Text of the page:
TSCUSS JAZZ ERA / CHOI: Stolen Yellow.* PARKER-CHOI: Anthropology. CHOI: Nach Wien 224.1,2 STRAYHORN-CHOI: What if Ellington Didn’t Take the “A” Train?3 COREA-CHOI: Spain3 /Jungsu Choi Tiny Orkester: Yejung Kim, tpt; Junyeon Lee, tb; Eunmi Kim, fl; Minkyu Cha, a-sax; Sungil Bae, t-sax; Sehwa Kang, cello; Jungmin Lee, pn; Sungyun Hong, gtr; Joseph Han, bs; Hyunsu Lee, dm; 1Jungsu Choi, 2Jinho Pyo, 3Sehyun Baik, voc / Challenge Records CR73451
This album is proof positive of what I’ve been saying in my reviews for the past 17 years, ever since Clare Fischer went into semi-retirement due to failing health and Toshiko Akiyoshi finally gave up her great jazz orchestra, that to be great in the jazz world doesn’t just mean writing cool, swinging charts for a standard 16-piece big band in a generic style. You need to think outside the box, not only in your creation of the music but in your scoring, and a lot can be done with only nine or ten musicians. George Russell did it for years. So did Charles Mingus and Rod Levitt. Thinking outside the box means coming up with your own timbral blends, scores that don’t just sound like everyone else’s. Daniel Schnyder, Dmitri Tymoczko and a few others have done this in their jazz-classical hybrids, and this is what Jungsu Choi has done here.
Choi’s brief but intense liner notes give you an idea of how much this music means to him. “Writing music is one of the most painful things I do,” he says. “Sometimes it takes more than a week to fill a single measure, which is a difficult and lonely time…in the majority of cases, this first idea is not the right one and instead is thrown out because it might be a cliché, old fashioned or simply too plain. For me, writing a piece of music is a laborious series of choices and throwing ideas away again and again.”
It took Choi three years to write the five pieces you hear in this album, three of which are actually rewritings of others’ work. What if Ellington Didn’t Take the “A” Train? is erroneously attributed on the inlay and booklet to Duke Ellington instead of the song’s composer, Billy Strayhorn, but that is the only mistake you will see or hear in this impeccably written and arranged series of pieces.
Stolen Yellow is not, as some of us in the West may assume, a mistaken combination of English words (as the Japanese sometimes do for their “Japlish”), but a tribute to a former President of South Korea whose name was Yellow. The opening line is simply astounding: complex, bitonal and striking, with Choi’s wordless vocal woven into the ensemble. The piece then reaches a section where repeated low As on the piano play an ostinato rhythm beneath an excellent trumpet solo by Yejung Kim, after which altoist Minkyu Cha interweaves lines with him. Following this is a squealing solo by what sounds to me like tenor player Sungil Bae in overdrive, pushing the upper limits of his instrument to sound almost like a soprano sax. Eventually tonality takes over, but the complex, interwoven lines are, as Choi points out, devoid of cliché or predictability. The rhythm within each bar is shifted rhythmically in such a way that the tune seems to be contracting rather than expanding. The heightened tension is such that the piece seems to not be very long at all, whereas in fact it runs for eight minutes.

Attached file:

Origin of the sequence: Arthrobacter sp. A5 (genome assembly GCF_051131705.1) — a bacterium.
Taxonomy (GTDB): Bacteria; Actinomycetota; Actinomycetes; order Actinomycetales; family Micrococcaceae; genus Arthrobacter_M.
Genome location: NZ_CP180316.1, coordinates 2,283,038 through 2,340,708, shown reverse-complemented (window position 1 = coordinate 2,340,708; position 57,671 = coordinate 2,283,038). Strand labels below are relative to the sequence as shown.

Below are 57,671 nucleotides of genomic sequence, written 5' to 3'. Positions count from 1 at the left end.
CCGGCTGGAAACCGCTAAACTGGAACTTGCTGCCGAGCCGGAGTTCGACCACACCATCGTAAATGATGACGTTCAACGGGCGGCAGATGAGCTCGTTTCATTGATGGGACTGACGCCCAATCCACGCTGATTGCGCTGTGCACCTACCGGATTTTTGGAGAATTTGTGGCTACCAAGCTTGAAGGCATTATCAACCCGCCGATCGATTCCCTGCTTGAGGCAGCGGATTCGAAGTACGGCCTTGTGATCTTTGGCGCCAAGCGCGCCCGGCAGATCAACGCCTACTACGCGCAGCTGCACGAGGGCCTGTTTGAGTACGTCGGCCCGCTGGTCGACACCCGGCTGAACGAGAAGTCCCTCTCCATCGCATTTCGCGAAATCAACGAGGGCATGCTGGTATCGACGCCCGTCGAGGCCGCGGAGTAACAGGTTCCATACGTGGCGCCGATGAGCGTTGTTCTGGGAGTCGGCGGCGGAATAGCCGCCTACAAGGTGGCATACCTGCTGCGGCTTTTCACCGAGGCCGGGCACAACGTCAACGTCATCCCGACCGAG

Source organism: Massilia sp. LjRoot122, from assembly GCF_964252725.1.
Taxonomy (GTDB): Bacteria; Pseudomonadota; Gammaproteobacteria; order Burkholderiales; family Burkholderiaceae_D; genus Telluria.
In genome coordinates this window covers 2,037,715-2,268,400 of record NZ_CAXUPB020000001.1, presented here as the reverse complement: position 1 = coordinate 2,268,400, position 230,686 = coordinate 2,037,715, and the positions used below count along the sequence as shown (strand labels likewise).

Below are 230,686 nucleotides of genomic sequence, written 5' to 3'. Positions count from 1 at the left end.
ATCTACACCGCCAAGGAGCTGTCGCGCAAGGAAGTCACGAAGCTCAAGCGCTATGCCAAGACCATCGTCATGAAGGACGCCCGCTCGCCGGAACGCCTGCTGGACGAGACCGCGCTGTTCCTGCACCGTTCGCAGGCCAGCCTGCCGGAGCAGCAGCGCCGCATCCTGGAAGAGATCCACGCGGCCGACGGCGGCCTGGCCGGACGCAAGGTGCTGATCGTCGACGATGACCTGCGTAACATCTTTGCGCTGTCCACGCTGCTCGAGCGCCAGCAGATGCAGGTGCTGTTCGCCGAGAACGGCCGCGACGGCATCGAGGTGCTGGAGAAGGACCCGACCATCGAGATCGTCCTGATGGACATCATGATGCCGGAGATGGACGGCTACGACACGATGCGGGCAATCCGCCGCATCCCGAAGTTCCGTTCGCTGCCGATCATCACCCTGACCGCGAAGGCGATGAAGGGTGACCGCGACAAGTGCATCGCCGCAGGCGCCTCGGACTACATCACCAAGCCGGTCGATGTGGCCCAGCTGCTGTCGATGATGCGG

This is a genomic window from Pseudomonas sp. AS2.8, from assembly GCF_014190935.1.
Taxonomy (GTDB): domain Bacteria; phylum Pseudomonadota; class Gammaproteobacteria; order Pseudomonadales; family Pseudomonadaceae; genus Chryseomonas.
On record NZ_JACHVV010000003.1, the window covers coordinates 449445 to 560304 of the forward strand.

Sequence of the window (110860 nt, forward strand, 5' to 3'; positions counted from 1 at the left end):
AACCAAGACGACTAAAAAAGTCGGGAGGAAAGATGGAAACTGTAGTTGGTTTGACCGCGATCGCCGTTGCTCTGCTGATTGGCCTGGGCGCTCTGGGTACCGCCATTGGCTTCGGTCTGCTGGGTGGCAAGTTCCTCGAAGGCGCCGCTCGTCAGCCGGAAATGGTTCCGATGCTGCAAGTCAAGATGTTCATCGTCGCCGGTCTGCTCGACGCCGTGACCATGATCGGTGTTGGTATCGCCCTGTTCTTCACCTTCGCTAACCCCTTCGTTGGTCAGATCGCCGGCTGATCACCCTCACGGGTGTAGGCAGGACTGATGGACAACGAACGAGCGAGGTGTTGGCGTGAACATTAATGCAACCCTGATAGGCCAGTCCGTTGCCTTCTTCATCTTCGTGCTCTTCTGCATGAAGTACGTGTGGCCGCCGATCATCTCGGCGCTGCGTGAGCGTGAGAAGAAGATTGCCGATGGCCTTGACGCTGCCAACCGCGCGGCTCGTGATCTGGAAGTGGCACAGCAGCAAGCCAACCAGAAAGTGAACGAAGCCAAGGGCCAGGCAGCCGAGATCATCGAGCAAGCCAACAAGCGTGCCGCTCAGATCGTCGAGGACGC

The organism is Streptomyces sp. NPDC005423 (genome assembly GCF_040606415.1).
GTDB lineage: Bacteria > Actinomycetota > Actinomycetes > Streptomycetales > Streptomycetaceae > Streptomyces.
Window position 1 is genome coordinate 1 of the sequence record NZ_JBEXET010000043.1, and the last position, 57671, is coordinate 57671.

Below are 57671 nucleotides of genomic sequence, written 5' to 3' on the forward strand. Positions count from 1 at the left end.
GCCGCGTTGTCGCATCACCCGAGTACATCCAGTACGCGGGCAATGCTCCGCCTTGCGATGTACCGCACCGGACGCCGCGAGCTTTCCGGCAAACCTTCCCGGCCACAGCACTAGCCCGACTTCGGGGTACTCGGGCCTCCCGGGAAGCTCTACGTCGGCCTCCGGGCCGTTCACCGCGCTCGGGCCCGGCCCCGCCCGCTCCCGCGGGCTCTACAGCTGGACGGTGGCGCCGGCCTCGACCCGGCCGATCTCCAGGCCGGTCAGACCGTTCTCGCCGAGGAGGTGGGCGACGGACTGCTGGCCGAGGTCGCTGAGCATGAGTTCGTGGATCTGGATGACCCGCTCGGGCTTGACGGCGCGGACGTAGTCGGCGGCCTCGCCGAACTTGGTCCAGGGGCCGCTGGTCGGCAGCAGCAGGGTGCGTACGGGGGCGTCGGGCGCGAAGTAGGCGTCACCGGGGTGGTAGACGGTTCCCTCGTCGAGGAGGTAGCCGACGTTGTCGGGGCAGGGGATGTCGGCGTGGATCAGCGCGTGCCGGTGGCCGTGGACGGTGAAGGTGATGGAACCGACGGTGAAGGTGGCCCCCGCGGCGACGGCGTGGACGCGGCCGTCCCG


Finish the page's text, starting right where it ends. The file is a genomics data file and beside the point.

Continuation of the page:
Choi’s arrangement of Anthropology is also stunning and creative. You recognize the melody, but only in bits and pieces; the harmony is completely rewritten, and the music sounds like an entirely new piece using Anthropology as a thread that runs through this new piece. And, like Rod Levitt, Choi is able to make his tentette sound like a big band. At one point, tenor saxist Bae (now sounding more like a traditional tenor) plays a rhythmic solo while flautist Eunmi Kim plays Parker’s melody above him in counterpoint, following which he goes off on a solo of his own, still in counterpoint, now with Bae expanding on his solo. This is clearly great music. The ensemble finale is also full of contrapuntal effects.
With Nach Wien 224, we finally get a respite from the manic uptempo of the first two numbers. This begins with the piano playing in a ruminative manner, with cymbal washes and a guitar entering (in its low range) with Choi humming along. Then the melody comes in, quickly leading to a passage played by cello and flute, eventually followed by a complex ensemble playing in counterpoint, following which we reach a moment of quietude with Jinho Pyo singing a vocal over the rhythm section. To re-use an old cliché, you can’t take your ears off this music. It keeps you engrossed because it is always moving, developing, shifting and morphing. There’s also a passage where Choi and Pyo duet in counterpoint.
What if Ellington Didn’t Take the “A” Train? begins with low-register growling (trombone, possibly) before moving into Strayhorn’s tune, again contracted and rewritten in the manner of Anthropology. Certain notes are omitted, others truncated in length, before it moves into a really swinging passage propelled by Joseph Han’s bass. The tempo is then cut in half for an excellent trombone solo by Junyeong Lee, sounding not too dissimilar from Jimmy Knepper (yes, that is a compliment; Knepper is, in my view, somewhat neglected today as one of the greatest and most original jazz trombonists in history). Another ensemble passage, again truncating the melody further, leads to a rock-influenced guitar solo; this was, for me, the least pleasant moment on this disc (I DETEST rock guitars in jazz). Another ensemble takes Choi’s rewritten Train into an entirely new station, in a new musical universe, before a brief restatement of the melody and then a complex rideout.
Chick Corea’s Spain, already a fairly complex piece, is made more so in Choi’s rearrangement. This one also has a nice, relaxed piano solo in it, as well as a tenor sax/vocal duo-improvisation (Sehyun Baik is the singer here) that suddenly crashes into the finale.